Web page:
Tuesday, October 26, 2010

Tuesday Poem: "Triptych: Hope, Bond, Loss"



1.                                                                         
A flower opens in the dawn.

Drink the dew,
dispel the night,
feel the warming of a new light.
We go under different names,
but only one sun warms us.
The rainbow is but the refraction
of pure white light.

2.
You are awash in me,
that singing sea
that gives me beauty without artifice,
forgiveness without guilt
and love without qualification.

3.
One day
while beachcombing
I will come upon a magnificent conch
and putting it to my ear
I will hear your voice
calling me through the honey of history.
Then an urge will seize me
and putting the conch to my lips
I will sound a single sad note
to carry the stream of my tears
across the ocean.

The poet wishes to acknowledge Valley Micropress in whose pages this poem first appeared.

Tuesday, October 19, 2010

Tuesday Poem: "Kissing the Cobra"


(For Marg and Laurice, snake charmers extraordinaire)
  
Like the Burmese priestess
kissing the cobra
I must never take my eyes off
that steely, staring, coal-black serpent eye
Iest the fangs swaying in that unborn smile
strike
in the split-second
that contains my salvation or my undoing.
Lips always poised between heaven and hell,
I advance on the servant of knowledge
hooded with an assumed mastery,
that hood branded with Nature's tattoo:
Omega, the end
and that flickering tongue that reads my body
temperature could cut it cold.
Cold as the smooth-bumpy reptilian snout
upon which I lightly lay
the final kiss.

The poet wishes to acknowledge Valley Micropress in whose pages this poem first appeared.

Saturday, October 16, 2010

Aftermath

It is now six weeks since an earthquake measuring 7.1 on the Richter scale hit my home city of  Christchurch.

I was in Auckland working when the earthquake struck so, naturally, I was very worried about the safety of my family who were experiencing this frightening event. I don't know whether it was worse to be going through the earthquake with my family or being separated from them.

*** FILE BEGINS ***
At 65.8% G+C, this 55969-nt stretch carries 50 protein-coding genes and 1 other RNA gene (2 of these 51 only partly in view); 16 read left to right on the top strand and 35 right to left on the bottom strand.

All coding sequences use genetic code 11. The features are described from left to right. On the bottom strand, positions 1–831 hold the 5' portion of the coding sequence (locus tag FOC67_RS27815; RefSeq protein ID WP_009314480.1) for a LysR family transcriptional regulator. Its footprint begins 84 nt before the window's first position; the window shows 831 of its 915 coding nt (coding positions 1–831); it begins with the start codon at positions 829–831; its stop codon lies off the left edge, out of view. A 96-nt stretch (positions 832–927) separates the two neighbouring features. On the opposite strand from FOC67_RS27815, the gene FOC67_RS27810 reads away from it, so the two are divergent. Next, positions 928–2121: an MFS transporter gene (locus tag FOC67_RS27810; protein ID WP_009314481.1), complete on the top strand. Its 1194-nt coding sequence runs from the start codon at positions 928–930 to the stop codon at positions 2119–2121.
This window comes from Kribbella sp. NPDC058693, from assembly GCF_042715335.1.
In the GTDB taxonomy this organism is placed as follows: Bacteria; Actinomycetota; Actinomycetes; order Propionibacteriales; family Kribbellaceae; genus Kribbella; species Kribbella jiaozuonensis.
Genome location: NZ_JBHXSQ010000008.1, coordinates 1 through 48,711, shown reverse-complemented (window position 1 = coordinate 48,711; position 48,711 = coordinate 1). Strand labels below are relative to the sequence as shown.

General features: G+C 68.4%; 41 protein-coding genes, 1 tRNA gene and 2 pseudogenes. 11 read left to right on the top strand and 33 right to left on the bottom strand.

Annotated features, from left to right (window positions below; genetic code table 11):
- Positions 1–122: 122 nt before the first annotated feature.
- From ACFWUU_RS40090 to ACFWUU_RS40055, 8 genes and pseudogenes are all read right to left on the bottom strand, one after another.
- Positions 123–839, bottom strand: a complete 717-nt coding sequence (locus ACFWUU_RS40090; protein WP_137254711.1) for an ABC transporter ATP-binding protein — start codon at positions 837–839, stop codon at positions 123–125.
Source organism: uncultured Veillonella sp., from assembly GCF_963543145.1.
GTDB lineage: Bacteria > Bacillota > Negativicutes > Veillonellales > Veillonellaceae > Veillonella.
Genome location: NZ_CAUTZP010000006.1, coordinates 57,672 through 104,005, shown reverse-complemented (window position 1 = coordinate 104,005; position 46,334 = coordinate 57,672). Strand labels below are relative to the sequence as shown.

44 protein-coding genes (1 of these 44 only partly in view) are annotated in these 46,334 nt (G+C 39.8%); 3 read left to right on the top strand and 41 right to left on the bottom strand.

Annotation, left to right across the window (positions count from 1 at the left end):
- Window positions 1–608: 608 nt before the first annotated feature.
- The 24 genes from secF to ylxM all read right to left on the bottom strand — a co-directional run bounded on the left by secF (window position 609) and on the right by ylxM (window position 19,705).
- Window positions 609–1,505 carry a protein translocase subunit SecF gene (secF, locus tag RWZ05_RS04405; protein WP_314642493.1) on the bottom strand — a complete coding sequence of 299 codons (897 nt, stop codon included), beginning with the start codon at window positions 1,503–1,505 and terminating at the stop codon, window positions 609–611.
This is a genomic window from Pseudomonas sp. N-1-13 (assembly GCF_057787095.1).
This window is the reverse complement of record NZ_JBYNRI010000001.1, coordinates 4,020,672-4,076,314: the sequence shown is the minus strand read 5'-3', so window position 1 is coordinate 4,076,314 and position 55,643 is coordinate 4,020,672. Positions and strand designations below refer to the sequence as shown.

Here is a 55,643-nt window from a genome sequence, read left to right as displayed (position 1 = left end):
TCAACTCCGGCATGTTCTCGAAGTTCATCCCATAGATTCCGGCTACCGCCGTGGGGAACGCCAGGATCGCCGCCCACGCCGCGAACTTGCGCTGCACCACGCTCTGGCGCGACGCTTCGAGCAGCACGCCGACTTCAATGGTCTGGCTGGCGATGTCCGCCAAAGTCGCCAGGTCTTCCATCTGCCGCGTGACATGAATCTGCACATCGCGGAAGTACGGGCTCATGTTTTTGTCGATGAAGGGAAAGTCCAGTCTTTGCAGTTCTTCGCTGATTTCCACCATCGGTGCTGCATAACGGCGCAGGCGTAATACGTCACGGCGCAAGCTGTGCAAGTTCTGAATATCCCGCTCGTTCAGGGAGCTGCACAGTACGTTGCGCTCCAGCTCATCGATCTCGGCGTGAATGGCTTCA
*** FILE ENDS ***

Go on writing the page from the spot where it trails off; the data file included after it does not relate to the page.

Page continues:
It has been a strange time in the aftermath of this natural disaster. All the schools were closed for the first week and then, when I was hoping to re-establish some "normality" in my life, my oldest son got sick for this entire week. Then the whole family got sick in the latter half of this week.

Things have got back to some kind of "normal", but conversations are still peppered with quake talk and many people are in limbo waiting for decisions on their damaged land and homes. Sometimes it feels like a mini-Katrina, but I don't think we've been quite as neglected.

Many lovely old buildings are in ruins, many people have lost their livelihoods, streets are still blocked off in the central city and just when we think it's over, Mother Nature gives us another aftershock as if it say, "Ha, ha, fooled you!"

The aftermath will go on for a very long time I am surmising.

Wednesday, October 13, 2010

Tuesday Poem: "Headlights"

“Poetry’s for poofters, innit?”
A square jaw
thrustwobbling out of sagging jowls
to menace my airspace.
The first assault,
olfactory.
Saliva hops into my bitter dominion.
Draw breath, draw back
as knuckles whiten
and eyes glaze with a lust
for facial architecture.
“Excuse me, I think I left my car headlights on.”

The poet wishes to acknowledge Valley Micropress in whose pages this poem first appeared.

Tuesday, October 5, 2010

Tuesday Poem: "Translation"

TRANSLATION
In Memory of Guillaume Apollinaire (1880-1918)

Liberte¢, egalite¢, fraternite¢ -
you put your courage where your pen was
and poetry bloomed in Flanders Field
alongside the poppies.
With Owen and Sassoon, you rescued
the soldier-poet from antiquity
and wrought from mud and blood
the words that gave the lie to
The War to End All Wars.
You fell just as the race was nearly run
and France wept copiously to lose a favourite son.

Translation - a flawed art,
but perhaps no more flawed
than any art or, indeed,
any science.
Was it Frost that said:
“What is lost in translation is the poetry”?
Any smith learns the limitations of his materials
yet still he pushes them to breaking point.

Translator of the heart,
you took us to the Zone
where the sacred was profane
and the heavenly mundane.
Only the poet dares to look down
as Christ “ascends beyond the aviators”
because the poet knows that
life is a found object
and in any language the greatest gift
is the silence between the words.

NOTE: The phrase quoted from Zone by Guillaume Apollinaire comes from a new translation by John A. Scott which appeared in Meanjin, Volume 48, Number 4, 1989 Summer.

The poet wishes to acknowledge Valley Micropress in whose pages an alternate version of this poem first appeared.